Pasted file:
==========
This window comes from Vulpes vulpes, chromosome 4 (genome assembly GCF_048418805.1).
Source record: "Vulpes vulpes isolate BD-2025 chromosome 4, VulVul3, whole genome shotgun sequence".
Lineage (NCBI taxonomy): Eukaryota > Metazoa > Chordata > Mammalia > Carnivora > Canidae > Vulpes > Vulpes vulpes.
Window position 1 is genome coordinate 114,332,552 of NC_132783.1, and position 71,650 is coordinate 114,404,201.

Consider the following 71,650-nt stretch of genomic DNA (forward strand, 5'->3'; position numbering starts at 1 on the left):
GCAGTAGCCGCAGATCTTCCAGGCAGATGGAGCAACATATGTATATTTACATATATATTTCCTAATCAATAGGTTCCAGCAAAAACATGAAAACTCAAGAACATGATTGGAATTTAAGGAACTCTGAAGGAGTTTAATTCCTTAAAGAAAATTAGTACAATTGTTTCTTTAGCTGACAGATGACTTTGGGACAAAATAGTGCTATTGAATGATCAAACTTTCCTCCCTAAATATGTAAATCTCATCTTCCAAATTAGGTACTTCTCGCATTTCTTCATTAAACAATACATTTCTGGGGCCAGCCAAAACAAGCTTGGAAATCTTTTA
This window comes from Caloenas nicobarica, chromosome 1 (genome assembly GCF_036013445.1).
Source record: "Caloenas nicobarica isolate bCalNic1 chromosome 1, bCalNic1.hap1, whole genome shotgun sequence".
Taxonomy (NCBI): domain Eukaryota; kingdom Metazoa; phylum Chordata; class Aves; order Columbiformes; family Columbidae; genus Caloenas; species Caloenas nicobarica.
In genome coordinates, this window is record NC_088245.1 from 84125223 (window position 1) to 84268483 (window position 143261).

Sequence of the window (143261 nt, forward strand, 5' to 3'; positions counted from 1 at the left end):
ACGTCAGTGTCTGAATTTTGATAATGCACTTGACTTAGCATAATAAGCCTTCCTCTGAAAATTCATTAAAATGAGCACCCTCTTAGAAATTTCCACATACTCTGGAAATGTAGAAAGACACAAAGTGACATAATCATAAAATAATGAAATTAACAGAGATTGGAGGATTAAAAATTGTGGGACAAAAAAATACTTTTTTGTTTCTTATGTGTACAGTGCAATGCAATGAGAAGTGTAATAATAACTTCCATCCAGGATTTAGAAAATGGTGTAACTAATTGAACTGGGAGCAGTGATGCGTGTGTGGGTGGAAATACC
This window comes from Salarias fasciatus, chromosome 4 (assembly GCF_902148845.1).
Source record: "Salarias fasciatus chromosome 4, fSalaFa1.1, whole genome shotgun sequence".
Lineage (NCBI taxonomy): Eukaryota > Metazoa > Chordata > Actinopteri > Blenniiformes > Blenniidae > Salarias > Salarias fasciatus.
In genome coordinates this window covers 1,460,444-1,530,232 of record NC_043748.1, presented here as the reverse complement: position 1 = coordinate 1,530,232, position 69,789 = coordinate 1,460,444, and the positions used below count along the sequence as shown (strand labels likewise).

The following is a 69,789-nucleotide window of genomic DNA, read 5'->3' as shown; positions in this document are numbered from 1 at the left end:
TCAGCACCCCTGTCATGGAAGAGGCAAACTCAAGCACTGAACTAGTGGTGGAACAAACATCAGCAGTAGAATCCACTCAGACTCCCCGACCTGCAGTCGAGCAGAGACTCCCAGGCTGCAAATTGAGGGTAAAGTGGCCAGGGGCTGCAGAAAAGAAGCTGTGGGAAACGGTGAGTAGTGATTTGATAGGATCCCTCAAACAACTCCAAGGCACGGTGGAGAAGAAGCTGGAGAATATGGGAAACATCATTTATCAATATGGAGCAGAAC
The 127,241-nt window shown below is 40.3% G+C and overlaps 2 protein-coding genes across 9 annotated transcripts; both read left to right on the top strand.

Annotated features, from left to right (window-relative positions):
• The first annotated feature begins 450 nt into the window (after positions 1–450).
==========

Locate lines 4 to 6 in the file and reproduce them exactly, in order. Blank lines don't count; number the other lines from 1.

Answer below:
Window position 1 is genome coordinate 114,332,552 of NC_132783.1, and position 71,650 is coordinate 114,404,201.

Consider the following 71,650-nt stretch of genomic DNA (forward strand, 5'->3'; position numbering starts at 1 on the left):
GCAGTAGCCGCAGATCTTCCAGGCAGATGGAGCAACATATGTATATTTACATATATATTTCCTAATCAATAGGTTCCAGCAAAAACATGAAAACTCAAGAACATGATTGGAATTTAAGGAACTCTGAAGGAGTTTAATTCCTTAAAGAAAATTAGTACAATTGTTTCTTTAGCTGACAGATGACTTTGGGACAAAATAGTGCTATTGAATGATCAAACTTTCCTCCCTAAATATGTAAATCTCATCTTCCAAATTAGGTACTTCTCGCATTTCTTCATTAAACAATACATTTCTGGGGCCAGCCAAAACAAGCTTGGAAATCTTTTA